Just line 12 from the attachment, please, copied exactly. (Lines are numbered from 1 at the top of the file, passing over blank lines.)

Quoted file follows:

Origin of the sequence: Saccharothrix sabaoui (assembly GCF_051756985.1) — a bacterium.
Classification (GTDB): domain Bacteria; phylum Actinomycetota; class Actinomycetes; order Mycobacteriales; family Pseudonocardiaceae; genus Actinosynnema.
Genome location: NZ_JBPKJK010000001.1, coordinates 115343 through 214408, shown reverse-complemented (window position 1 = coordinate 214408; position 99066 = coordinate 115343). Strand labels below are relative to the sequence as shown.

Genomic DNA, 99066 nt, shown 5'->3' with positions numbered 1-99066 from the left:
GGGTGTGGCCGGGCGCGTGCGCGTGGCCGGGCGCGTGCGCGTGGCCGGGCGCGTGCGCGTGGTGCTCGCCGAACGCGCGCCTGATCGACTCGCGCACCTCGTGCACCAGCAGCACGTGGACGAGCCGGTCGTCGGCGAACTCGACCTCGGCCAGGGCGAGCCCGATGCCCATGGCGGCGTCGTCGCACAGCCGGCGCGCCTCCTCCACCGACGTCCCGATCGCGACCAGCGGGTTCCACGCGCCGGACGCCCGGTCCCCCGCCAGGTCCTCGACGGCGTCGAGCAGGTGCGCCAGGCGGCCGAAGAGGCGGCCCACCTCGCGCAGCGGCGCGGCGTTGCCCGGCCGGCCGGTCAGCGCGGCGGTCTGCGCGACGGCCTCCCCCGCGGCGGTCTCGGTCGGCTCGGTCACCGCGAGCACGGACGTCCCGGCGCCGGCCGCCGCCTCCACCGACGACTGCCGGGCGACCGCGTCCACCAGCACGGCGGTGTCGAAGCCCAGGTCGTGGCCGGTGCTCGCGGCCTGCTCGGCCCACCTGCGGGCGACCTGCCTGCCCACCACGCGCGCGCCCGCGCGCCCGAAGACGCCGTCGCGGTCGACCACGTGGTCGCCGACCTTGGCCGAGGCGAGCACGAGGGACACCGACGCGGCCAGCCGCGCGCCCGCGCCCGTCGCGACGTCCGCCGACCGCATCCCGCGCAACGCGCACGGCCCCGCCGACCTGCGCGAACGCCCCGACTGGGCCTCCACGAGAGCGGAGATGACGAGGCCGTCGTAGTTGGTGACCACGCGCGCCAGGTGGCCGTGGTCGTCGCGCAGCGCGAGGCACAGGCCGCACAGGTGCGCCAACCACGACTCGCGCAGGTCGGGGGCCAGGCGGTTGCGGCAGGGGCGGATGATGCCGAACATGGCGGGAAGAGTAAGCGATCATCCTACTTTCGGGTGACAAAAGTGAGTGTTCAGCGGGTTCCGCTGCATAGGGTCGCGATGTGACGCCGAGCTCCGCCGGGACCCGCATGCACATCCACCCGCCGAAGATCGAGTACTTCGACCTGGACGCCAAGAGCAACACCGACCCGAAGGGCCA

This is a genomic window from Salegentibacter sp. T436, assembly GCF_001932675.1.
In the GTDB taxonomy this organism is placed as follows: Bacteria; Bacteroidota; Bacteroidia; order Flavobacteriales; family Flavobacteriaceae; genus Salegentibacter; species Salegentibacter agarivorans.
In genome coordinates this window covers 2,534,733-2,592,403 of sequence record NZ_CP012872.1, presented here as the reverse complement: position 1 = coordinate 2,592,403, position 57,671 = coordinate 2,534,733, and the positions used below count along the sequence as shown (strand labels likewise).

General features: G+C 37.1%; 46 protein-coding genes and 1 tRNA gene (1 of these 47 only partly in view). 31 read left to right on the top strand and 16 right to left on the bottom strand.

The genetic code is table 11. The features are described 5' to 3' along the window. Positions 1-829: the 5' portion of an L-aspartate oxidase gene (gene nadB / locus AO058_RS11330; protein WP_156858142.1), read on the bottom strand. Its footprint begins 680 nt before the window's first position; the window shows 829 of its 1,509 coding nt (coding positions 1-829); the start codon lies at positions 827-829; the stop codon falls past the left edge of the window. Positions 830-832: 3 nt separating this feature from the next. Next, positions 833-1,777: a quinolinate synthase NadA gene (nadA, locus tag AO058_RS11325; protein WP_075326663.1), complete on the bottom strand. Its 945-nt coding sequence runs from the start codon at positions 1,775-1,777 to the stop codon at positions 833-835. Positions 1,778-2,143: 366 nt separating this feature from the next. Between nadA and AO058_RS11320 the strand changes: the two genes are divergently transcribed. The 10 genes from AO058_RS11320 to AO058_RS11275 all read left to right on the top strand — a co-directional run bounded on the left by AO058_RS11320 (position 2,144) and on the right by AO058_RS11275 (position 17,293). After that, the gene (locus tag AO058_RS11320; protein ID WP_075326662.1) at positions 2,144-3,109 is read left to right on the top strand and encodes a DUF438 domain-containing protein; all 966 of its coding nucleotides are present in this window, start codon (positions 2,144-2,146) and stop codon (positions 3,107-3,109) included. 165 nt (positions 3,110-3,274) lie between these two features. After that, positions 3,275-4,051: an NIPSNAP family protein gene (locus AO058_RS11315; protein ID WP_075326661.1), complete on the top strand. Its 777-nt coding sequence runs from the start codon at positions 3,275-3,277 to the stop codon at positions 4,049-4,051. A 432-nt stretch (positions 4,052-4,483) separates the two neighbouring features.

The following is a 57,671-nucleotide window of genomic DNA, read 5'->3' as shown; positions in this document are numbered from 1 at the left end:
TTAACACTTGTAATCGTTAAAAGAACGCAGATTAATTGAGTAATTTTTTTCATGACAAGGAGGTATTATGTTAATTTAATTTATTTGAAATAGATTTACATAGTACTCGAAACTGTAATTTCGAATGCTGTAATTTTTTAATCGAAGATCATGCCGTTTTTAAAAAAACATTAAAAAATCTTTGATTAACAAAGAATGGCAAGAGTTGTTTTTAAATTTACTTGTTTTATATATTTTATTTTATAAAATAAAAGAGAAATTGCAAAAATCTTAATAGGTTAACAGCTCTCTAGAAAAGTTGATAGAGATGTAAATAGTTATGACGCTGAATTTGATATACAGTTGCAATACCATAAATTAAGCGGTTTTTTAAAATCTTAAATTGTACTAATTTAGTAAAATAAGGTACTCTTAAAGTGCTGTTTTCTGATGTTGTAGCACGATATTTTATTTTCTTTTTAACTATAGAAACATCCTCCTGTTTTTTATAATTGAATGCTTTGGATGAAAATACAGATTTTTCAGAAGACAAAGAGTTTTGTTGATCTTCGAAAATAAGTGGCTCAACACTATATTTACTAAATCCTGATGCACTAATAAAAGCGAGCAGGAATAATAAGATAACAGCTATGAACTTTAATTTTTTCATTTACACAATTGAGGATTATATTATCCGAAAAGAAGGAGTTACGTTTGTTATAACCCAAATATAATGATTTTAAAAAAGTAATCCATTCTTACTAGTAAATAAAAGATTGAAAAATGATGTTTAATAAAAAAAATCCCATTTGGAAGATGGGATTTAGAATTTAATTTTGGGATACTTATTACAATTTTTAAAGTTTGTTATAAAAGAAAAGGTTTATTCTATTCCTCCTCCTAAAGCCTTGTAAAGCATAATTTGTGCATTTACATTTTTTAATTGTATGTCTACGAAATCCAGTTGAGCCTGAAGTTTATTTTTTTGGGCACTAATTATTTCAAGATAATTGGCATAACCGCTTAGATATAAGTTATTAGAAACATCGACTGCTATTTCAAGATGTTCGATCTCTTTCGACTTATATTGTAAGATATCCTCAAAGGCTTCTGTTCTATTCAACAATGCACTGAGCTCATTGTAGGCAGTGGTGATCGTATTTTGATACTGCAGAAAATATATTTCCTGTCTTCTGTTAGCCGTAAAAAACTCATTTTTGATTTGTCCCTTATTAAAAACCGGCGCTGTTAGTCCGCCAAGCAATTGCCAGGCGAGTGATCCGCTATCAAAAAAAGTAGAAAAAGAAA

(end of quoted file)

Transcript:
TTAACACTTGTAATCGTTAAAAGAACGCAGATTAATTGAGTAATTTTTTTCATGACAAGGAGGTATTATGTTAATTTAATTTATTTGAAATAGATTTACATAGTACTCGAAACTGTAATTTCGAATGCTGTAATTTTTTAATCGAAGATCATGCCGTTTTTAAAAAAACATTAAAAAATCTTTGATTAACAAAGAATGGCAAGAGTTGTTTTTAAATTTACTTGTTTTATATATTTTATTTTATAAAATAAAAGAGAAATTGCAAAAATCTTAATAGGTTAACAGCTCTCTAGAAAAGTTGATAGAGATGTAAATAGTTATGACGCTGAATTTGATATACAGTTGCAATACCATAAATTAAGCGGTTTTTTAAAATCTTAAATTGTACTAATTTAGTAAAATAAGGTACTCTTAAAGTGCTGTTTTCTGATGTTGTAGCACGATATTTTATTTTCTTTTTAACTATAGAAACATCCTCCTGTTTTTTATAATTGAATGCTTTGGATGAAAATACAGATTTTTCAGAAGACAAAGAGTTTTGTTGATCTTCGAAAATAAGTGGCTCAACACTATATTTACTAAATCCTGATGCACTAATAAAAGCGAGCAGGAATAATAAGATAACAGCTATGAACTTTAATTTTTTCATTTACACAATTGAGGATTATATTATCCGAAAAGAAGGAGTTACGTTTGTTATAACCCAAATATAATGATTTTAAAAAAGTAATCCATTCTTACTAGTAAATAAAAGATTGAAAAATGATGTTTAATAAAAAAAATCCCATTTGGAAGATGGGATTTAGAATTTAATTTTGGGATACTTATTACAATTTTTAAAGTTTGTTATAAAAGAAAAGGTTTATTCTATTCCTCCTCCTAAAGCCTTGTAAAGCATAATTTGTGCATTTACATTTTTTAATTGTATGTCTACGAAATCCAGTTGAGCCTGAAGTTTATTTTTTTGGGCACTAATTATTTCAAGATAATTGGCATAACCGCTTAGATATAAGTTATTAGAAACATCGACTGCTATTTCAAGATGTTCGATCTCTTTCGACTTATATTGTAAGATATCCTCAAAGGCTTCTGTTCTATTCAACAATGCACTGAGCTCATTGTAGGCAGTGGTGATCGTATTTTGATACTGCAGAAAATATATTTCCTGTCTTCTGTTAGCCGTAAAAAACTCATTTTTGATTTGTCCCTTATTAAAAACCGGCGCTGTTAGTCCGCCAAGCAATTGCCAGGCGAGTGATCCGCTATCAAAAAAAGTAGAAAAAGAAA